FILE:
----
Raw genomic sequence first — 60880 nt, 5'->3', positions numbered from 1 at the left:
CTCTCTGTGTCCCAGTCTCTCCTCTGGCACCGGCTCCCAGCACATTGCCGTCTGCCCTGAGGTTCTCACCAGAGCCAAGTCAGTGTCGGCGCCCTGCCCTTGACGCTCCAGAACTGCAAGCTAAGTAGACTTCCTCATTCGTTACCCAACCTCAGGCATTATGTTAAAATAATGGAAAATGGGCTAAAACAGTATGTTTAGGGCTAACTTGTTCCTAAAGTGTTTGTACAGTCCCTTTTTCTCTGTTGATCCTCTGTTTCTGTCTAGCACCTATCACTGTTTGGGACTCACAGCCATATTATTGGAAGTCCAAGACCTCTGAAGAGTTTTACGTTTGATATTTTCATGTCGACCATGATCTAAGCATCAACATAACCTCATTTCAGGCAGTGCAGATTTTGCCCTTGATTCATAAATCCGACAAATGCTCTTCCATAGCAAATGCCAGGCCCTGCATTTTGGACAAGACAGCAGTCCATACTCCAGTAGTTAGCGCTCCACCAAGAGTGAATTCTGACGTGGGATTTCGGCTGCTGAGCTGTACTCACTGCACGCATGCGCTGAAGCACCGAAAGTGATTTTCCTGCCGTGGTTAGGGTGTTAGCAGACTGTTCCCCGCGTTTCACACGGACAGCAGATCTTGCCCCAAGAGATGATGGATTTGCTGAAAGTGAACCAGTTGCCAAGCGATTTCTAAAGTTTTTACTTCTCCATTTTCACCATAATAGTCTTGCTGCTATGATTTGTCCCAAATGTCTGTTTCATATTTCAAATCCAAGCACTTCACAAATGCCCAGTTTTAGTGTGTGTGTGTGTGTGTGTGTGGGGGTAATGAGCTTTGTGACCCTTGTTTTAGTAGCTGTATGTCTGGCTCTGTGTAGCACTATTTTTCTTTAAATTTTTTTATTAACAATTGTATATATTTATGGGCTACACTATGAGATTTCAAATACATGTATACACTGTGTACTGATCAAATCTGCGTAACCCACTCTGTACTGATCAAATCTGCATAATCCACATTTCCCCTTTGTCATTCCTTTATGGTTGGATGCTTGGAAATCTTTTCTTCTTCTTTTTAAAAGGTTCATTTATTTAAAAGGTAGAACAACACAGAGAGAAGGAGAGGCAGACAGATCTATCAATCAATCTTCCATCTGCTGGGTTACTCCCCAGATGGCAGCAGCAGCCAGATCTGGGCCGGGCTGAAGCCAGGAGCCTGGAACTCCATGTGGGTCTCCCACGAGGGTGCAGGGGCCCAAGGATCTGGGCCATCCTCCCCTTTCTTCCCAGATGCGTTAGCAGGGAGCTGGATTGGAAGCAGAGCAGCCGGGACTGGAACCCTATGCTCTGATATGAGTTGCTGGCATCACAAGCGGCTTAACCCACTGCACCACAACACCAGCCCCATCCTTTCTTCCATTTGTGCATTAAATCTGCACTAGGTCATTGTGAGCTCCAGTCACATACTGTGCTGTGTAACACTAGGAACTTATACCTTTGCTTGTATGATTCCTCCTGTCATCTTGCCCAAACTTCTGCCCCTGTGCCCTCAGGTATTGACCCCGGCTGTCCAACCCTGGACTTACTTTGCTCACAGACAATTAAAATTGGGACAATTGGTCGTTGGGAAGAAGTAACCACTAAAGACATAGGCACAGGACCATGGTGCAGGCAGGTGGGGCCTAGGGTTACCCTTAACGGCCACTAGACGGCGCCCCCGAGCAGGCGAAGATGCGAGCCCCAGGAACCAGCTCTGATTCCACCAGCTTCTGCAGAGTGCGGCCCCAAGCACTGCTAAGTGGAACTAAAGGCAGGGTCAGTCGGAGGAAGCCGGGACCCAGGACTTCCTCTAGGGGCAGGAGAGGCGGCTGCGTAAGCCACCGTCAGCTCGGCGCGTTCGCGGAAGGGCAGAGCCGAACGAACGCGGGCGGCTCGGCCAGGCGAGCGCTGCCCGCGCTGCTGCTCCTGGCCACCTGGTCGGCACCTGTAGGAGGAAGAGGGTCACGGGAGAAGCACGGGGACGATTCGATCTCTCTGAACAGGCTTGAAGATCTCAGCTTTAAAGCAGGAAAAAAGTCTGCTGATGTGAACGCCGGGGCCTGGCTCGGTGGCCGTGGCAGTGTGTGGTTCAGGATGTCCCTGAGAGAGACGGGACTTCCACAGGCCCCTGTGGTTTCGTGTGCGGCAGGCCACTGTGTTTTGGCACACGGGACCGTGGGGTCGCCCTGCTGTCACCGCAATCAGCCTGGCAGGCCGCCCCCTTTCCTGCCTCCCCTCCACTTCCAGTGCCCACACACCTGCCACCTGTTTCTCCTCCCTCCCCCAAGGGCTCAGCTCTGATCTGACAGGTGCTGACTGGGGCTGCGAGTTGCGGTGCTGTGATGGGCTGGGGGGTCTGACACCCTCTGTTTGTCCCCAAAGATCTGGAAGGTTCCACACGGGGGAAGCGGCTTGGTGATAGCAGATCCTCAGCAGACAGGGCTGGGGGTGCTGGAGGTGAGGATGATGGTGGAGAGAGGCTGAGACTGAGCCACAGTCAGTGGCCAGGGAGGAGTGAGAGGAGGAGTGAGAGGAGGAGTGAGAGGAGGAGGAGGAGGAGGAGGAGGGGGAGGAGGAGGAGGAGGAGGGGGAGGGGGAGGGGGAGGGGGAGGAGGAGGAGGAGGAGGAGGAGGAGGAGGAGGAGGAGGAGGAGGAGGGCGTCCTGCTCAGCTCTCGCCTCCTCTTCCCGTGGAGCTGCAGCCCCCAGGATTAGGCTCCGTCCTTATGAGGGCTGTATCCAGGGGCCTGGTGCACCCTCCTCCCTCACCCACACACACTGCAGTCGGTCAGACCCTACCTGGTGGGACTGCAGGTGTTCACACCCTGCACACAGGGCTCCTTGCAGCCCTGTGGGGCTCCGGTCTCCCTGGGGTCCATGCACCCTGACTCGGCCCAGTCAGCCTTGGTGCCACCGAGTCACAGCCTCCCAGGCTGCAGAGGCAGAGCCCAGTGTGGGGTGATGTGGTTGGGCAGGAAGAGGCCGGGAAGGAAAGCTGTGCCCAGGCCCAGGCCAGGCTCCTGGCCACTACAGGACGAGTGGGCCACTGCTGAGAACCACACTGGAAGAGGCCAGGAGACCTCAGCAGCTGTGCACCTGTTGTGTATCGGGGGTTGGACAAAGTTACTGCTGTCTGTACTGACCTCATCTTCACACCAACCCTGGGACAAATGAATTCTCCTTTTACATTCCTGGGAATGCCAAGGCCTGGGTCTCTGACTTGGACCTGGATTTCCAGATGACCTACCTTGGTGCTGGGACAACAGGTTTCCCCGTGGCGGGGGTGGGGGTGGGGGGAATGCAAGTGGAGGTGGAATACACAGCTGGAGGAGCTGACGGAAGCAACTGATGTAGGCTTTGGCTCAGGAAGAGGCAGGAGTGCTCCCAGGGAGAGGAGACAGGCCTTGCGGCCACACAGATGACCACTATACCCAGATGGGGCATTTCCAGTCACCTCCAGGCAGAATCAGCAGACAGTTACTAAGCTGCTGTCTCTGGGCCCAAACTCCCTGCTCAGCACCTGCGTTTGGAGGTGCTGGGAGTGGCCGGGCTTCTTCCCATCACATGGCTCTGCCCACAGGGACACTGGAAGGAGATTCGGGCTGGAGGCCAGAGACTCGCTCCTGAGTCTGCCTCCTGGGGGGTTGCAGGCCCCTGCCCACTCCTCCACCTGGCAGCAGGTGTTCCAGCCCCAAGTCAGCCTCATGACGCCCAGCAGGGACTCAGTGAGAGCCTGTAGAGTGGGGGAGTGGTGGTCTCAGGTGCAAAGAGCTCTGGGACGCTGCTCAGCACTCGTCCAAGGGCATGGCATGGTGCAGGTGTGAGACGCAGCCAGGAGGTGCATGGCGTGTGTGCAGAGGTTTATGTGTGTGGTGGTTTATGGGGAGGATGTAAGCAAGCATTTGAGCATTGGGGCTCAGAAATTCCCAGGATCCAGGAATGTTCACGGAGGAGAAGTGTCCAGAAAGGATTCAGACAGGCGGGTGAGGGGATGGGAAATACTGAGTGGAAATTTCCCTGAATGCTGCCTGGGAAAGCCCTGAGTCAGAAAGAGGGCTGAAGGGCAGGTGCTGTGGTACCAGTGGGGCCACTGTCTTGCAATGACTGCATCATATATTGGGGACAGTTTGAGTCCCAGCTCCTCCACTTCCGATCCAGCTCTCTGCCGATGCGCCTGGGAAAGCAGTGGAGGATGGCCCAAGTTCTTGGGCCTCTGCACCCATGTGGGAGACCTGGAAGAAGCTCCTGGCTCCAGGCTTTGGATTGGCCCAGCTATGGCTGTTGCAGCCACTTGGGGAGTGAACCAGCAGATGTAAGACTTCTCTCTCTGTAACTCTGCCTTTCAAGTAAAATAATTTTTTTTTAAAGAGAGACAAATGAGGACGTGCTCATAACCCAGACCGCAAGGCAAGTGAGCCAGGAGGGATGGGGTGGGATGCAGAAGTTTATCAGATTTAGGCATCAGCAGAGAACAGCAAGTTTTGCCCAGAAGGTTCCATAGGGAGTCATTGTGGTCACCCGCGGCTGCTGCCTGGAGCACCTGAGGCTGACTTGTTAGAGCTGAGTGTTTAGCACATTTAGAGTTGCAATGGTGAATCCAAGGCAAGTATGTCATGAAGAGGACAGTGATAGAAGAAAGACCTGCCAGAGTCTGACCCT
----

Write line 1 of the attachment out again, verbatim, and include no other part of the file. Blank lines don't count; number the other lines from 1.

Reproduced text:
Raw genomic sequence first — 60880 nt, 5'->3', positions numbered from 1 at the left: